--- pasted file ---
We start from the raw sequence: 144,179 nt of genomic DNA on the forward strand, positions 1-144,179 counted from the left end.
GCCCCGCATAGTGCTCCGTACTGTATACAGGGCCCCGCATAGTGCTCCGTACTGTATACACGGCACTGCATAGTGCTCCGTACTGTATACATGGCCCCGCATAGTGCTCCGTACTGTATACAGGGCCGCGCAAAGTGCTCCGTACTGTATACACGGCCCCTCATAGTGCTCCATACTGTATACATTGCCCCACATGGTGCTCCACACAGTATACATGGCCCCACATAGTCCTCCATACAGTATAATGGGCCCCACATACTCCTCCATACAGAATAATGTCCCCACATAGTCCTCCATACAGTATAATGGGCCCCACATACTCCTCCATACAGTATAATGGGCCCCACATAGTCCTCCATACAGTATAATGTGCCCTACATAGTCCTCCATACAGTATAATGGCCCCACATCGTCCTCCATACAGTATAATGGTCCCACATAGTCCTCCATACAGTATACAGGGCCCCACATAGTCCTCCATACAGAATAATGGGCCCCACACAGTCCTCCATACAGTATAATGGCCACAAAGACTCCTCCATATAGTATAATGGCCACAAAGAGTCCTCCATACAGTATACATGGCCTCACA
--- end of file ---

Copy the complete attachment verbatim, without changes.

We start from the raw sequence: 144,179 nt of genomic DNA on the forward strand, positions 1-144,179 counted from the left end.
GCCCCGCATAGTGCTCCGTACTGTATACAGGGCCCCGCATAGTGCTCCGTACTGTATACACGGCACTGCATAGTGCTCCGTACTGTATACATGGCCCCGCATAGTGCTCCGTACTGTATACAGGGCCGCGCAAAGTGCTCCGTACTGTATACACGGCCCCTCATAGTGCTCCATACTGTATACATTGCCCCACATGGTGCTCCACACAGTATACATGGCCCCACATAGTCCTCCATACAGTATAATGGGCCCCACATACTCCTCCATACAGAATAATGTCCCCACATAGTCCTCCATACAGTATAATGGGCCCCACATACTCCTCCATACAGTATAATGGGCCCCACATAGTCCTCCATACAGTATAATGTGCCCTACATAGTCCTCCATACAGTATAATGGCCCCACATCGTCCTCCATACAGTATAATGGTCCCACATAGTCCTCCATACAGTATACAGGGCCCCACATAGTCCTCCATACAGAATAATGGGCCCCACACAGTCCTCCATACAGTATAATGGCCACAAAGACTCCTCCATATAGTATAATGGCCACAAAGAGTCCTCCATACAGTATACATGGCCTCACA